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19th March History – The Friend Request 

19th March History – The Friend Request 

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19th March History says that on this date in 1930, dwarf planter Pluto was discovered and photographed by Clyde Tombaugh, then on On March 19, 1972, India and Bangladesh signed the "Indo-Bangladesh Friendship Treaty" and Sydney Harbour Bridge opening ceremony was held on the same date in year 1932

Know the history of the 19th March. We bring to our readers the most significant events which changed history. This story is about the Indo-Bangladesh friendship treaty and other significant events of the day.

Hello, I am time. I have witnessed it all. Be the creation or be the distraction. So today I bring to you the history of 19th March. But before that join me in wishing a very happy 84th birthday to the legendary cricketer Abbas Ali Baig. The other significant events are The Indo-Bangladesh friendship treaty which was signed on this day. Besides, it is this day when Pluto was photographed for the first time, and the famous Sydney Harbour bridge was officially opened for the first time.

Friend Request

In 1971, East Pakistan (now Bangladesh) declared independence from Pakistan after a brutal civil war. The war ended with the surrender of Pakistani forces to the Indian Army, leading to the creation of Bangladesh as a new nation.

On March 19, 1972, India and Bangladesh signed the “Indo-Bangladesh Friendship Treaty,” which established friendly relations between the two countries and addressed a range of issues related to security, trade, and transit. The treaty was signed by Indian Prime Minister Indira Gandhi and Bangladeshi President Sheikh Mujibur Rahman in New Delhi.

The treaty laid the foundation for a strong and enduring relationship between India and Bangladesh. It addressed a wide range of issues such as border security, trade, water-sharing, and cultural exchanges. The treaty also recognized the contributions made by India during the Bangladesh Liberation War.

The friendship treaty was significant because it established a new level of cooperation and trust between the two countries, which had been at odds since the partition of India in 1947. It also paved the way for increased economic and cultural exchanges between the two countries, helping to build stronger ties between India and Bangladesh.

Today, India and Bangladesh enjoy a strong and vibrant relationship, with cooperation in areas such as trade, security, energy, and infrastructure. The Indo-Bangladesh Friendship Treaty remains an important milestone in the history of both countries and a symbol of their enduring friendship.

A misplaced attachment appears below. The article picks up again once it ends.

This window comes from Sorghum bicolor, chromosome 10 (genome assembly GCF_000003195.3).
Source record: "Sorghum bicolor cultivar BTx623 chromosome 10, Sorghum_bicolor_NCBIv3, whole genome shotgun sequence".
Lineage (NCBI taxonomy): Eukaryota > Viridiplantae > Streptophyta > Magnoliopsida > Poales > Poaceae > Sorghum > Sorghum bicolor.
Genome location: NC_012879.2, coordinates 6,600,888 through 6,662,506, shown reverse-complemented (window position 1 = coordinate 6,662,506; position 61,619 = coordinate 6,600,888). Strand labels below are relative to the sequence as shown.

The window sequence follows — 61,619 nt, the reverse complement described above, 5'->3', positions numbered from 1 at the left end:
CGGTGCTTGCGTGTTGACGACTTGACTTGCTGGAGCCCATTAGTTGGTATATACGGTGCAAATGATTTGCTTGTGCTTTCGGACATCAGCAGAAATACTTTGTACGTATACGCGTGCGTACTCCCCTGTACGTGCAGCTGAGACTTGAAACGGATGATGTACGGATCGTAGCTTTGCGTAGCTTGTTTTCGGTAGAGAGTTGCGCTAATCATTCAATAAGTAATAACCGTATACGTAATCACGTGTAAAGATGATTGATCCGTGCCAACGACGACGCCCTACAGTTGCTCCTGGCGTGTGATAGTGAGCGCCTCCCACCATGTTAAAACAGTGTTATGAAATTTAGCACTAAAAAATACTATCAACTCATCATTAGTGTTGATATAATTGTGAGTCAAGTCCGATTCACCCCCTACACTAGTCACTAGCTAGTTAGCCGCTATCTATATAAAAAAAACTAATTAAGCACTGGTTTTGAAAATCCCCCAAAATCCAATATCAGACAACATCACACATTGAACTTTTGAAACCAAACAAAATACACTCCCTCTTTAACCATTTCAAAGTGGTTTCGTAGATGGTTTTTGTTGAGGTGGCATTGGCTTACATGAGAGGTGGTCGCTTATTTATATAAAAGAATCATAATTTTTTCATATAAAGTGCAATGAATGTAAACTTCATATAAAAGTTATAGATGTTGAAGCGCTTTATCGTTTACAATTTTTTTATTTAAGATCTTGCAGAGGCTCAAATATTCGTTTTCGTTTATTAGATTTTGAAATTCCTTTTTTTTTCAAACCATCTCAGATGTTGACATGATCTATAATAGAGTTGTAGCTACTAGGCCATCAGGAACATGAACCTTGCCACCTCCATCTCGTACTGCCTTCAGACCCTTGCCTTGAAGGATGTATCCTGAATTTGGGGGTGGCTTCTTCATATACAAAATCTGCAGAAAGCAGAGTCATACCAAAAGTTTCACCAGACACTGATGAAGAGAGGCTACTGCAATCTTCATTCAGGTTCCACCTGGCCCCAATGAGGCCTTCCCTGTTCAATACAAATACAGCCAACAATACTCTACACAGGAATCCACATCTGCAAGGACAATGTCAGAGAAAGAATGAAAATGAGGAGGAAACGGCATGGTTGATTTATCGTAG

Pluto goes Viral

On the history of 19th of March 1915, Clyde Tombaugh photographed Pluto for the first time, although it was not identified as a planet until many years later. Tombaugh was a young astronomer who was working at the Lowell Observatory in Flagstaff, Arizona. His mission was to search for a “Planet X,” a hypothetical planet beyond the orbit of Neptune that could explain the observed irregularities in the orbits of Uranus and Neptune.

Tombaugh used a device called a blink comparator, which allowed him to compare photographs taken of the same area of the sky at different times. By carefully examining these photographs, he was able to detect the small, faint object that would later be identified as Pluto.

At the time, Tombaugh did not realize the significance of his discovery. He believed he had found the long-sought-after Planet X, but it was not until several years later that astronomers realized that Pluto was too small to be the cause of the observed irregularities in the outer solar system.

Despite this, the discovery of Pluto was a major event in the history of astronomy. It was the first new planet to be discovered since Neptune in 1846, and it sparked a renewed interest in the study of the outer solar system. It also provided a new challenge for astronomers, as they tried to understand the nature of this distant and mysterious world.

Sydney Harbour Bridge

On 19th of March 1932, the iconic Sydney Harbour Bridge was officially opened in Sydney, Australia. The bridge, which spans 1,149 meters, connects the city’s central business district with the North Shore and is one of the most recognizable landmarks in Australia.

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Construction on the bridge began in 1924 and took eight years to complete, at a cost of approximately six million Australian pounds. The bridge was designed by British firm Dorman Long and Co Ltd and was built by thousands of workers using innovative engineering techniques.

The opening of the Sydney Harbour Bridge was a significant event in the history of Australia, as it not only provided an important transportation link between the city’s north and south but also represented a symbol of national pride and unity. The opening ceremony was attended by thousands of people, including the then-Prime Minister of Australia, J.A. Lyons, and the Premier of New South Wales, Bertram Stevens.

Today, the Sydney Harbour Bridge remains a major tourist attraction and is a popular destination for bridge climbs and sightseeing. It continues to be an important symbol of Australia’s engineering and architectural achievements, as well as a testament to the resilience and ingenuity of the people who built it.



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